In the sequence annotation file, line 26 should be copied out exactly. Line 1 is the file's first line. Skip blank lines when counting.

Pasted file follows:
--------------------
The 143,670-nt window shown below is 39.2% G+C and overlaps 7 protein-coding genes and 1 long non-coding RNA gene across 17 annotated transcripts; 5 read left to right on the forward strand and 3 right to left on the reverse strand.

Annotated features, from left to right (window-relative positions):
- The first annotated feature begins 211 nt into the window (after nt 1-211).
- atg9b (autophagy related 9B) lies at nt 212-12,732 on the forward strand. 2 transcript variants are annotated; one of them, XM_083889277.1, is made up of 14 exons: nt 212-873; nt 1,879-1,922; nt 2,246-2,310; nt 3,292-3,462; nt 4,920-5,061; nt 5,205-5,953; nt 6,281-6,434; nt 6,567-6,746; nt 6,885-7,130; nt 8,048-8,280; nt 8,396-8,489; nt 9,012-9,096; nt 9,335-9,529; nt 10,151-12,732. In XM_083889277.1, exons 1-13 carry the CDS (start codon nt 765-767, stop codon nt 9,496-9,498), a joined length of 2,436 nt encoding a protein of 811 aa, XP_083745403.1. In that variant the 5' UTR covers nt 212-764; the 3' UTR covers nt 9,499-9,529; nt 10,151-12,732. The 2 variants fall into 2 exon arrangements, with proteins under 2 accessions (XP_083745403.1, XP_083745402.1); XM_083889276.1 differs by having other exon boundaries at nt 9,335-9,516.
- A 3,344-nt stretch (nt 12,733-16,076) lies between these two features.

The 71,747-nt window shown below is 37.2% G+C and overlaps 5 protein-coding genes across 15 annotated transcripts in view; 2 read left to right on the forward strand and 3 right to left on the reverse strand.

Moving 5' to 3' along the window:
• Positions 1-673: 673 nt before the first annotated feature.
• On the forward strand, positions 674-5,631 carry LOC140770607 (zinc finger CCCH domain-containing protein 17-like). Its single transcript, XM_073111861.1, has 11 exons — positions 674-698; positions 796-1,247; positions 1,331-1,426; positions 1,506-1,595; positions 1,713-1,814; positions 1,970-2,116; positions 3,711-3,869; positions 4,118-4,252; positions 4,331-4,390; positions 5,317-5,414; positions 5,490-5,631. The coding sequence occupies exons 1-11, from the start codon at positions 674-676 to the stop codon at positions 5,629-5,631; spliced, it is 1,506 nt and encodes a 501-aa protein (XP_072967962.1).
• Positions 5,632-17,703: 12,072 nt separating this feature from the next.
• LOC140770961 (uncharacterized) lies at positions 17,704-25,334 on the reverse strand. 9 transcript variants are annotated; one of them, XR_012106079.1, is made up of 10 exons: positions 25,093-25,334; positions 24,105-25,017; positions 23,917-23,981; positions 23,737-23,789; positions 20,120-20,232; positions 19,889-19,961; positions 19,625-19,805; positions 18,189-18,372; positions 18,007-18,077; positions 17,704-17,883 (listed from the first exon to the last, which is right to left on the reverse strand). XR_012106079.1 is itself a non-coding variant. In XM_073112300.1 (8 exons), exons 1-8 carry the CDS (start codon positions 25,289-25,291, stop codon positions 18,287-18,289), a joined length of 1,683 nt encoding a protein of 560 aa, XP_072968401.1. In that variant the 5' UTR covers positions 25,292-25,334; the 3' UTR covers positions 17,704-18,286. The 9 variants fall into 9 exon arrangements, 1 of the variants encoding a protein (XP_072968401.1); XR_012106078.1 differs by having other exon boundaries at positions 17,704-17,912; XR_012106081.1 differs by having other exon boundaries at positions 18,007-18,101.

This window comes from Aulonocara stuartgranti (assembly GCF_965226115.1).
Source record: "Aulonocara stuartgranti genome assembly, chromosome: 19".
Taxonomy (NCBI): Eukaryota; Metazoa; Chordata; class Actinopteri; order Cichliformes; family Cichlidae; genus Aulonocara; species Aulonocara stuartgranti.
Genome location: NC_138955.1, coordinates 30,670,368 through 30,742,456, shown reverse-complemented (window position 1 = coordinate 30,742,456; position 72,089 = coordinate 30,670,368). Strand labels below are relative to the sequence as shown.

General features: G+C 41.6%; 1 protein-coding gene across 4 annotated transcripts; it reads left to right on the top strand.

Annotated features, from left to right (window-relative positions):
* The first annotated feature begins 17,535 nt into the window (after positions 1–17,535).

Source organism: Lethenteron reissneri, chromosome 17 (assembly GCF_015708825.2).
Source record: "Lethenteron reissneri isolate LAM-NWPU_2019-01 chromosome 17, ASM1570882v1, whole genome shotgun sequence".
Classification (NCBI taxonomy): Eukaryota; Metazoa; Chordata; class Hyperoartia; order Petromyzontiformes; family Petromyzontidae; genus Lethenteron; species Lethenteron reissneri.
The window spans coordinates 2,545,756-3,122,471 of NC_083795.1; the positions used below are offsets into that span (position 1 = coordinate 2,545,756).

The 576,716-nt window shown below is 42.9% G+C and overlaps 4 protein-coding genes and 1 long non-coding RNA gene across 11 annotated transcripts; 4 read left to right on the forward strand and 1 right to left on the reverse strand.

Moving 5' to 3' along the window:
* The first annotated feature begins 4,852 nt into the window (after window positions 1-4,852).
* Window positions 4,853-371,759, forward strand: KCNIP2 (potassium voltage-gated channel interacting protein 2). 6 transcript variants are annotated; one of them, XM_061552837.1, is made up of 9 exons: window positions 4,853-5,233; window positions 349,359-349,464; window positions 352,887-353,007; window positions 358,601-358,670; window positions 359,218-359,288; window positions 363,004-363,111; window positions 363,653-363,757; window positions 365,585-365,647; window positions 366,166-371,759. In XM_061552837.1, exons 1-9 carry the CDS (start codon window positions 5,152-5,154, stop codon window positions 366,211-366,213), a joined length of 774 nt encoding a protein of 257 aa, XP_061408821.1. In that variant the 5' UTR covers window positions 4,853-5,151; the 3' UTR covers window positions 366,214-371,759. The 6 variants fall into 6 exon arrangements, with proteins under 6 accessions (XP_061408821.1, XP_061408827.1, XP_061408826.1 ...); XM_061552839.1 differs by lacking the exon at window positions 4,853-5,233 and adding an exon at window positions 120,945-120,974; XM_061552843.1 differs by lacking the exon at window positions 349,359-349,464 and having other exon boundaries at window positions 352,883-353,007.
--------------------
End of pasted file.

* Window positions 4,853-371,759, forward strand: KCNIP2 (potassium voltage-gated channel interacting protein 2). 6 transcript variants are annotated; one of them, XM_061552837.1, is made up of 9 exons: window positions 4,853-5,233; window positions 349,359-349,464; window positions 352,887-353,007; window positions 358,601-358,670; window positions 359,218-359,288; window positions 363,004-363,111; window positions 363,653-363,757; window positions 365,585-365,647; window positions 366,166-371,759. In XM_061552837.1, exons 1-9 carry the CDS (start codon window positions 5,152-5,154, stop codon window positions 366,211-366,213), a joined length of 774 nt encoding a protein of 257 aa, XP_061408821.1. In that variant the 5' UTR covers window positions 4,853-5,151; the 3' UTR covers window positions 366,214-371,759. The 6 variants fall into 6 exon arrangements, with proteins under 6 accessions (XP_061408821.1, XP_061408827.1, XP_061408826.1 ...); XM_061552839.1 differs by lacking the exon at window positions 4,853-5,233 and adding an exon at window positions 120,945-120,974; XM_061552843.1 differs by lacking the exon at window positions 349,359-349,464 and having other exon boundaries at window positions 352,883-353,007.